I wanted to be Lena. I didn’t tell the other girls, who had already assigned themselves characters, and had been kind enough to include me in their imagining. One was most like Lena, because she had the hair and she was good at art. Bridget belonged to our own version of the tall soccer player, who waved her hands wildly as she ran and managed to score four goals in a game. And the third girl was Carmen, the writer, the one who kept the group together and built the home for their hearts and kept the secrets (most of the time) and always had the most beautiful things to say. But The Sisterhood of the Traveling Pants has four characters, and they offered me one – Tibby – the mystery, the rebel, the girl with the camera who doesn’t recognize herself, who loves fierce, but different. They offered it to me, one of my first invitations to be a part of them, to think of myself as belonging, even if for just the duration of the movie or the week when we cracked the orange cover open and raced through the third book.
But I wanted to be Lena. I wanted the big love Kostos had for her – beaming out of the pages. How he radiated in her direction, how he took care of her, learned her quietness and her fear and her joy. I wanted her ability to see into the people she drew with her charcoal pencil. I wanted to be described with celery green eyes and effortless hair. I ached with it – this character I couldn’t claim as my own – this fictional person who lived a life I thought I should have.
When we drove across the country for the second time, in the darker green minivan, I reread all the books. My sister and I sat behind everyone else, each in the same world at different times. For eight hours, Tibby and Bridget and Lena and Carmen drove with us – stopping for Cokes and pretzels at the gas stations, poking our brothers and being smacked back with the plastic rifle from Wall Drug in South Dakota. We treated the books without care, assuming, like we almost always do, that they will wait for us to come back. That everything waits for us to come back.
During those drives I reread the stories and wrapped my seat belt in strange loops around my waist so that I could have my torso free. My parents always told us not to do this. I ate Swedish fish out of a plastic bag stuffed into the cup holder. I was not yet fifteen, then, and I only had my top braces off, which made me self conscious when I smiled. My hair stuck to my head in sweaty summer clumps, and the pictures of that time remind me that I bought one pink shirt from American Eagle that said something about “bee-ing happy” with a picture of a bumblebee splashed across the front. I wore it as some kind of promise to myself that I could be one of the girls, who shopped at American Eagle and wore cute shirts and played soccer like Bridget and could write like Carmen and draw like Lena.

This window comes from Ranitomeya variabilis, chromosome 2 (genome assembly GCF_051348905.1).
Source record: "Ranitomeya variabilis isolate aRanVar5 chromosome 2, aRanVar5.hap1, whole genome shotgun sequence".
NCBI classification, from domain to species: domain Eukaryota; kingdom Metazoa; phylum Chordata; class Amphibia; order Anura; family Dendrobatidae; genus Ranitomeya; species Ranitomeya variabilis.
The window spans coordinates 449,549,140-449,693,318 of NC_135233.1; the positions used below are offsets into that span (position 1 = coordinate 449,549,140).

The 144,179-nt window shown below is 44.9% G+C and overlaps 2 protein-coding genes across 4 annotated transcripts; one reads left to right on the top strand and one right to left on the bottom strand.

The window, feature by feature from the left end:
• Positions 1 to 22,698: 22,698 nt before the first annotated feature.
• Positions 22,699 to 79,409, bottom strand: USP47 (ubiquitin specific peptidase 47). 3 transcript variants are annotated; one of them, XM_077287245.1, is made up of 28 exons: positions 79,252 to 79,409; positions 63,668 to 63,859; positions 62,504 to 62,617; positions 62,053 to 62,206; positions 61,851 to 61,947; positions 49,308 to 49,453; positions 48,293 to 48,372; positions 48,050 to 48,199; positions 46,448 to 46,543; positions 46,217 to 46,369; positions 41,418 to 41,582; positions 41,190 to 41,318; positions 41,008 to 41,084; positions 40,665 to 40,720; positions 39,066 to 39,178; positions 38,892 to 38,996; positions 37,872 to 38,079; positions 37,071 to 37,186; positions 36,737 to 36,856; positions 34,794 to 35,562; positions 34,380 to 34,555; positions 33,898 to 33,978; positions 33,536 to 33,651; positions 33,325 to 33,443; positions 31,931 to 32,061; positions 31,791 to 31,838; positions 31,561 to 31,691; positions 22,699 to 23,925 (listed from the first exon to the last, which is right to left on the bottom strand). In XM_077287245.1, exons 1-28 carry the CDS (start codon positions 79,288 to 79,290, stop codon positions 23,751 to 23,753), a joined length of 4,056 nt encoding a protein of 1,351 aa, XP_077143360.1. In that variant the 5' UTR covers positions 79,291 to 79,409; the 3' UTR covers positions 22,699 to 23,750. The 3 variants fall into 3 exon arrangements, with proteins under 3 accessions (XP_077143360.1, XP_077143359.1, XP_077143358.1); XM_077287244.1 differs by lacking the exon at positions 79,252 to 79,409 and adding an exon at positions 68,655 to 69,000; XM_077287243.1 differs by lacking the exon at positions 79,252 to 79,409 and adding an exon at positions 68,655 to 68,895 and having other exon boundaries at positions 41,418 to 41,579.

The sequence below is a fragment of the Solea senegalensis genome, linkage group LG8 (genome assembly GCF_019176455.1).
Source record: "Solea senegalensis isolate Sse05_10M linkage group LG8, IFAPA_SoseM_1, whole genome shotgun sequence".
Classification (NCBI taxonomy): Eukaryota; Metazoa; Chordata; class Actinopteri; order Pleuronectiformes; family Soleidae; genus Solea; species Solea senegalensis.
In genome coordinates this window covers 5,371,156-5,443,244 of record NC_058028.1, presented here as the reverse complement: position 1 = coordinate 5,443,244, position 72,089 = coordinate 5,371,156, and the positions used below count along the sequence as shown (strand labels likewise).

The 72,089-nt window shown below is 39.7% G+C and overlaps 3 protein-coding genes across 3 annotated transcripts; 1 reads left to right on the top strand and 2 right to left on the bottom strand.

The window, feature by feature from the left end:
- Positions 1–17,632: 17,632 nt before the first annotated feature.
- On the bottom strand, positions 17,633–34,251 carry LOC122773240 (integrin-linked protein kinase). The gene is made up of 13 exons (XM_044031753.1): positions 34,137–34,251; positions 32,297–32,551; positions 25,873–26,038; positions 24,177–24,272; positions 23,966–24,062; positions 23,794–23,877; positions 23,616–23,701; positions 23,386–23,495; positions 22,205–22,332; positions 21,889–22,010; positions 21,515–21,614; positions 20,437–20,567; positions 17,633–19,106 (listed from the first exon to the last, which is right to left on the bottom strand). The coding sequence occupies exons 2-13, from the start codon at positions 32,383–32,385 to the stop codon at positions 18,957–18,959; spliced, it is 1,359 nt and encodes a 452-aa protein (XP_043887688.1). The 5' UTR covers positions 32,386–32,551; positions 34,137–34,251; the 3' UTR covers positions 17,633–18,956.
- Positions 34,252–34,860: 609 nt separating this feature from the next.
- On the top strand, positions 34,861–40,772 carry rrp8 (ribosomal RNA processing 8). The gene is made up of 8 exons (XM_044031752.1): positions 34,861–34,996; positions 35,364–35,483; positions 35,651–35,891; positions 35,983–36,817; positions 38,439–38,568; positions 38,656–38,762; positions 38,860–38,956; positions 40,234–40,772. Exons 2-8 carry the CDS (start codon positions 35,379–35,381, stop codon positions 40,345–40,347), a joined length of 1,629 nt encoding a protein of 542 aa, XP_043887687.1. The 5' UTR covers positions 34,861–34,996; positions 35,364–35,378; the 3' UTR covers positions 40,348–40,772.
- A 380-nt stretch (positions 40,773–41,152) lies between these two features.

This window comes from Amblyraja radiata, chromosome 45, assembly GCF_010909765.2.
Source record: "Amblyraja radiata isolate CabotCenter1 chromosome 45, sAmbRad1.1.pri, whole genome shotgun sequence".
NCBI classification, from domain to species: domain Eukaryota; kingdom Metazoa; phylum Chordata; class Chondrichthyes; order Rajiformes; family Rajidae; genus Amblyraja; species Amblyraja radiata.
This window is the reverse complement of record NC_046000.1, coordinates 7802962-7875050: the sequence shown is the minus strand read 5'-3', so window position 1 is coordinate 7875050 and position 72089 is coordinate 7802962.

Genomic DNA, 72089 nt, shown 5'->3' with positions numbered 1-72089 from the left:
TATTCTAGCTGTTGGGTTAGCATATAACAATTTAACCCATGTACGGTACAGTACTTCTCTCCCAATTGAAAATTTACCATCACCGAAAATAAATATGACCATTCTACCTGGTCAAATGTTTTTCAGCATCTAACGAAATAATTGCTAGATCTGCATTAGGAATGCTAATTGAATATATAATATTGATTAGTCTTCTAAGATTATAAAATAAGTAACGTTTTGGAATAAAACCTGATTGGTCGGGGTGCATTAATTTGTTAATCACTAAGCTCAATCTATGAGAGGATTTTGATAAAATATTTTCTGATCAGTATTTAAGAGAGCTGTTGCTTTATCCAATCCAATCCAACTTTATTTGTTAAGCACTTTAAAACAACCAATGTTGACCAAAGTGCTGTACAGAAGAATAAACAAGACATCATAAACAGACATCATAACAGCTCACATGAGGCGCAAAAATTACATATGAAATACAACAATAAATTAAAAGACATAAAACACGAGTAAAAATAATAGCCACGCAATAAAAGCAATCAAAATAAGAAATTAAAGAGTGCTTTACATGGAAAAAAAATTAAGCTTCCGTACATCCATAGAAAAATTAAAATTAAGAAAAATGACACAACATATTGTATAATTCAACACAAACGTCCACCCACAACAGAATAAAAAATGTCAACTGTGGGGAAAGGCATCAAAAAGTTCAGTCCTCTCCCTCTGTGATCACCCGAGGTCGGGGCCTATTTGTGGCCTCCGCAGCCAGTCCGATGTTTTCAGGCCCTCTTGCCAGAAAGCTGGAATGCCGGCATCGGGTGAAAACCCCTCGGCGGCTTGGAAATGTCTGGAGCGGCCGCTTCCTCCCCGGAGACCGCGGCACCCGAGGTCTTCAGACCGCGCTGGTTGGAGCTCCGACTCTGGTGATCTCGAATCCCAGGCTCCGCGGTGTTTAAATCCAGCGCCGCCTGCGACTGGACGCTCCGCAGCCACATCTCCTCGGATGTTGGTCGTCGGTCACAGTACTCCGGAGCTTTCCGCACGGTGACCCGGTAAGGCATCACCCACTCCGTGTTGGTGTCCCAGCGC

I read, and we drove, and the country spilled out in front of us: an abundance of white in the sky, an emptiness on the roads. It must have been there that I gave up the dream of Lena. Somewhere in Nebraska or Iowa, staring at cornfields and hay that reached above my head, hearing nothing but wind through the bleached stalks and the bickering of my siblings and my parents debating buying ham at the next grocery store. I released the dream of her – her celery green eyes, her long effortless hair, her drawing, her love story. It floated out the window, between wishing I had a cowboy hat of my own and finding one in a Walmart in Colorado, and I turned fifteen later that summer.
It must be that this is part of the way we learn about ourselves: that we release the dreams of who we might be, free ourselves of the clinging hope of someone else’s beautiful self. We let the character we wanted to play float out the window under a Colorado sky, and we buy a cowboy hat and hug our brothers, and let our sister braid our non-effortless hair in two French braids when she asks. We reread the stories no longer anxious to fit ourselves into the small spaces of the words about Lena:
because we know there she’s only a dream.
because we know that we are real.
because we’d rather hug brothers and let someone french braid our hair and eat Swedish fish.
because we’d rather turn fifteen as ourselves.